Computational tools that are capable of rapidly exploring candidate microstructures and their associated properties are required to accelerate the rate of development and deployment of novel materials. In this work, a suite of computationally efficient protocols, based on the materials knowledge system (MKS) framework, are developed to evaluate the properties and performance of polycrystalline microstructures. In the MKS approach, physics-capturing coefficients (calibrated with microstructures and their responses obtained via experiments or simulations) store the microstructure-sensitive response of the material system of interest. Once calibrated, the linkages may be employed to predict the local responses (through localization) or effective properties (through homogenization) of new microstructures at low computational expense. Specifically, protocols are developed to predict bulk properties (elastic stiffness and yield strength), local cyclic plastic strains and resistance to fatigue crack formation and early growth (in the high cycle fatigue and transition fatigue regimes). These protocols are demonstrated on a diverse set of a-titanium microstructures, which exhibit heterogeneous microstructure features, in addition to anisotropy on multiple length-scales.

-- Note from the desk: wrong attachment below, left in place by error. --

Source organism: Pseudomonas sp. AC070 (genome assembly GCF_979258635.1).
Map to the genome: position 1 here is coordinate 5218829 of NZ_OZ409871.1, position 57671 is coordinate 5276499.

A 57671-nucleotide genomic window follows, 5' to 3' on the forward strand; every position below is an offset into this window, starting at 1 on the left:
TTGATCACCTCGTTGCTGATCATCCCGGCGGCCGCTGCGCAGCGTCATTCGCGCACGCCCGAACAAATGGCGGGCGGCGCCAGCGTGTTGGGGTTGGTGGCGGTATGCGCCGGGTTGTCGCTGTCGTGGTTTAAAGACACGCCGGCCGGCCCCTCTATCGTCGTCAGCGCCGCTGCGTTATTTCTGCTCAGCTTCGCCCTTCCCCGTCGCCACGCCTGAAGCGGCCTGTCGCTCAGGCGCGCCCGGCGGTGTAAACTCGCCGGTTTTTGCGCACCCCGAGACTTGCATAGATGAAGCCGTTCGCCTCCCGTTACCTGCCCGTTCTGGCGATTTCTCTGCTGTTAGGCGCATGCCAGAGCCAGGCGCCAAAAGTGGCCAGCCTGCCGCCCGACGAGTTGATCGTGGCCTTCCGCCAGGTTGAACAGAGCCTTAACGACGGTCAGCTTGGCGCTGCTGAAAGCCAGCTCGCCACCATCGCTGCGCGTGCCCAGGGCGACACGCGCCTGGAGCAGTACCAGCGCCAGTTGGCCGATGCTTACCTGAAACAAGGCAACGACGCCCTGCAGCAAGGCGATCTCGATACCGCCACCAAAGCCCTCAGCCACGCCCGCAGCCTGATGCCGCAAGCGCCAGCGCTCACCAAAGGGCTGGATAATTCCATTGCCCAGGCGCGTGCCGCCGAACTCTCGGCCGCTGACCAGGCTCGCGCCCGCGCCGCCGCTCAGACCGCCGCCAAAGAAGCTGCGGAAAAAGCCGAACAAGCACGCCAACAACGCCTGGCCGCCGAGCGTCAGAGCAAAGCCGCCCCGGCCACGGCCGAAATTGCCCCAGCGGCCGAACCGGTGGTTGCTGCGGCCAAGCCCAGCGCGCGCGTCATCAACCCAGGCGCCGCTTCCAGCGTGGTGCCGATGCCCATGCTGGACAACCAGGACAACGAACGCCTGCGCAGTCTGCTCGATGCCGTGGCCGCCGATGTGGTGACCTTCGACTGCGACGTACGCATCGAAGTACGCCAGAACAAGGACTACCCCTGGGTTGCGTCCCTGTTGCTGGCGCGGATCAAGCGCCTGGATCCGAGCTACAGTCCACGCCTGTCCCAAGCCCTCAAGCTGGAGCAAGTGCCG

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MATIN Development Team